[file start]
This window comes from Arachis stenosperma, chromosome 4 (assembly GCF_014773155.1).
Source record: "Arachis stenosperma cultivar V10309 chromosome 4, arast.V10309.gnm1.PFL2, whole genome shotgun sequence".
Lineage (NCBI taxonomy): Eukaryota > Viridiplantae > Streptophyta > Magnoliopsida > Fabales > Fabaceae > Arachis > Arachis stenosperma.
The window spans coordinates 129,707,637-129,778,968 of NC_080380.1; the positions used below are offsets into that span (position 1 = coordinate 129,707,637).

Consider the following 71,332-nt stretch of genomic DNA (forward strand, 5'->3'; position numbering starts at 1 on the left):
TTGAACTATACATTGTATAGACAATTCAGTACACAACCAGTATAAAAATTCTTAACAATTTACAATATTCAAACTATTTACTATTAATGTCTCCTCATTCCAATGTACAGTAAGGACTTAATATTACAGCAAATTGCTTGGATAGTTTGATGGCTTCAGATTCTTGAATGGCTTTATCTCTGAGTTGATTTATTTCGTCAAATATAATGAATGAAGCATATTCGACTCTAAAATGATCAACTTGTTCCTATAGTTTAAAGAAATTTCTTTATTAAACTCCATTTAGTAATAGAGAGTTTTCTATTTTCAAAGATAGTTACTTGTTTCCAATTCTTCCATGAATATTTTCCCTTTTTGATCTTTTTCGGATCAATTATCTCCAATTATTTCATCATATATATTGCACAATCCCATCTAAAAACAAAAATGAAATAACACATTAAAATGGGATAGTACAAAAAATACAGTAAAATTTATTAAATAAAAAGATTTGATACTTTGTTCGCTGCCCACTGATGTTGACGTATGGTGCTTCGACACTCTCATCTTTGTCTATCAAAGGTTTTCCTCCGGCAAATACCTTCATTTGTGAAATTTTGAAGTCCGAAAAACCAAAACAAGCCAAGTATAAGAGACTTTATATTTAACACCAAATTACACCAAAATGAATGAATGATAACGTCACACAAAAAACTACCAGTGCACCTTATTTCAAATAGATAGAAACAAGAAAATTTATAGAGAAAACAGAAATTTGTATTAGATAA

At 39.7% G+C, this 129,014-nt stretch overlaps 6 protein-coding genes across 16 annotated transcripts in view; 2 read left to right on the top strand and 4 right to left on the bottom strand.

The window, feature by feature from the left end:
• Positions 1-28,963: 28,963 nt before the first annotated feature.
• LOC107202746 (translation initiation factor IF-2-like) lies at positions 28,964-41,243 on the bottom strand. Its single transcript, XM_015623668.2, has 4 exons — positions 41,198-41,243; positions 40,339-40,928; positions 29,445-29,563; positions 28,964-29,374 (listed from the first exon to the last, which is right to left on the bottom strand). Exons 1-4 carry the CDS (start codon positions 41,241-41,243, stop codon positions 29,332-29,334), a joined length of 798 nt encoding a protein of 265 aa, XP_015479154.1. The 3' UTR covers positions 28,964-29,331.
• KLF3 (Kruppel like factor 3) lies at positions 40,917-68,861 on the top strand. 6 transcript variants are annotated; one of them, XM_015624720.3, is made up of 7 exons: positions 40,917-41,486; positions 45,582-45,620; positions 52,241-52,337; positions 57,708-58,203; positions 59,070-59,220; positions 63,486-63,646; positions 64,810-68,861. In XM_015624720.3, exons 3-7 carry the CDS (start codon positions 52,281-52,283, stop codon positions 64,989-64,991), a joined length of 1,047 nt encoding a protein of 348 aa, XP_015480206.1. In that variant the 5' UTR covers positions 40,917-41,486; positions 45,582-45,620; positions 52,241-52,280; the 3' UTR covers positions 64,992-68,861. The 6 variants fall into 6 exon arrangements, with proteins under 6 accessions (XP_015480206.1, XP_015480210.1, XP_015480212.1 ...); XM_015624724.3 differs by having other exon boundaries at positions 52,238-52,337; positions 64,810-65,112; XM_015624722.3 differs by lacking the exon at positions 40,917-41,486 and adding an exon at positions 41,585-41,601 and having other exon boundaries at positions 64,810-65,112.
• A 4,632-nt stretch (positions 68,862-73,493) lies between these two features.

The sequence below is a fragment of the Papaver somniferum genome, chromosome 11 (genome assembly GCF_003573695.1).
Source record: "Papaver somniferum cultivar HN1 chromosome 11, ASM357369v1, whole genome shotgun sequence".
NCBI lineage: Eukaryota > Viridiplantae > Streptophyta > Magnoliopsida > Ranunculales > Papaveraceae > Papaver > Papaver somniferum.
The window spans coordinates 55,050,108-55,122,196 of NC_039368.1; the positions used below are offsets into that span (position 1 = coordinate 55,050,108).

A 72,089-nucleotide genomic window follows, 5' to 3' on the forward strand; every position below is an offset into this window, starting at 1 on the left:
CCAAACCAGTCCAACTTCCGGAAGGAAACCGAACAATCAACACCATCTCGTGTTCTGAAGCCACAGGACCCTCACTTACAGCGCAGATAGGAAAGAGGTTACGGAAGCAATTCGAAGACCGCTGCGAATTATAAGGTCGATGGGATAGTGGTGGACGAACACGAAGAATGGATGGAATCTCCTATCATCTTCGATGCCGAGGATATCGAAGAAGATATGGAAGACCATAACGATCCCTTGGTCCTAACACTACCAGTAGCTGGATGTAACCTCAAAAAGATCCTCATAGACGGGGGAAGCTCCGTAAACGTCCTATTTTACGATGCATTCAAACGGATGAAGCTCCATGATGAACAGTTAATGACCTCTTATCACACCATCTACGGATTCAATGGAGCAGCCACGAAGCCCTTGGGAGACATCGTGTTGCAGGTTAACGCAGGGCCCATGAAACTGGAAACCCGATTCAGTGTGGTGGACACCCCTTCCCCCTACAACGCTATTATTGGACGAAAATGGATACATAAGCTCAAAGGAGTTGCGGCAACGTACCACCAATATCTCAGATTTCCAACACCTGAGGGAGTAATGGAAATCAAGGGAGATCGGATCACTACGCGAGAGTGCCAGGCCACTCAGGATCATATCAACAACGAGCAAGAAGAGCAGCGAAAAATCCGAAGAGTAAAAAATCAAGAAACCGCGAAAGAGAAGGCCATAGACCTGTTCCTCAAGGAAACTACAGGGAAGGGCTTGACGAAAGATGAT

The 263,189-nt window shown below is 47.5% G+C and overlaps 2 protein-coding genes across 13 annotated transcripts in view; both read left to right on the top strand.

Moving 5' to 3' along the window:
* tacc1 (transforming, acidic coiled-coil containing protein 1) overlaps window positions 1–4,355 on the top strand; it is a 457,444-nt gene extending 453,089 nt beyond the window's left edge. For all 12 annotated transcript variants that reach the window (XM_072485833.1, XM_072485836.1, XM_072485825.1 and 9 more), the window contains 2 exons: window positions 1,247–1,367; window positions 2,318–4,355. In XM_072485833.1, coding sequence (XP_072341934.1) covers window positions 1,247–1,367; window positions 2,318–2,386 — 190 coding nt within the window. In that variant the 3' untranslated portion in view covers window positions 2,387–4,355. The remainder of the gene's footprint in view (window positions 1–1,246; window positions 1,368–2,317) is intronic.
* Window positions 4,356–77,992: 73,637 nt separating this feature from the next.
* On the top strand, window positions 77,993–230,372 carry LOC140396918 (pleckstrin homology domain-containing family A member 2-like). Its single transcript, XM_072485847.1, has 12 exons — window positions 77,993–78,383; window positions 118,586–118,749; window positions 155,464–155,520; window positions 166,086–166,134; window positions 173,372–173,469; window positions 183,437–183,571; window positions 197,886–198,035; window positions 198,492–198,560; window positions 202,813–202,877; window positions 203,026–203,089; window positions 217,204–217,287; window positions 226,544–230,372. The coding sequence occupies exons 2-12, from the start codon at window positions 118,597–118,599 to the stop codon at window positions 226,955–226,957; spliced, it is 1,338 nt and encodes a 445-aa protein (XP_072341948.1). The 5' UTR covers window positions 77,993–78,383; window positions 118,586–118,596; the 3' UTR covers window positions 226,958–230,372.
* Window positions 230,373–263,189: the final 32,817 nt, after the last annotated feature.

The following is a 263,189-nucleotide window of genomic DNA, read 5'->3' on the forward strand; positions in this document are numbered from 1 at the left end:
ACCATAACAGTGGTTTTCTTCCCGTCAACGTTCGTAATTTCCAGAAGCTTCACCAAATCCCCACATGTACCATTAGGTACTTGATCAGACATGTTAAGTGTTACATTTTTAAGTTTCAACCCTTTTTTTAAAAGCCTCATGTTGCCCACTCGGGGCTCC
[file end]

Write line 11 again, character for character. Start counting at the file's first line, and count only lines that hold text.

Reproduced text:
• KLF3 (Kruppel like factor 3) lies at positions 40,917-68,861 on the top strand. 6 transcript variants are annotated; one of them, XM_015624720.3, is made up of 7 exons: positions 40,917-41,486; positions 45,582-45,620; positions 52,241-52,337; positions 57,708-58,203; positions 59,070-59,220; positions 63,486-63,646; positions 64,810-68,861. In XM_015624720.3, exons 3-7 carry the CDS (start codon positions 52,281-52,283, stop codon positions 64,989-64,991), a joined length of 1,047 nt encoding a protein of 348 aa, XP_015480206.1. In that variant the 5' UTR covers positions 40,917-41,486; positions 45,582-45,620; positions 52,241-52,280; the 3' UTR covers positions 64,992-68,861. The 6 variants fall into 6 exon arrangements, with proteins under 6 accessions (XP_015480206.1, XP_015480210.1, XP_015480212.1 ...); XM_015624724.3 differs by having other exon boundaries at positions 52,238-52,337; positions 64,810-65,112; XM_015624722.3 differs by lacking the exon at positions 40,917-41,486 and adding an exon at positions 41,585-41,601 and having other exon boundaries at positions 64,810-65,112.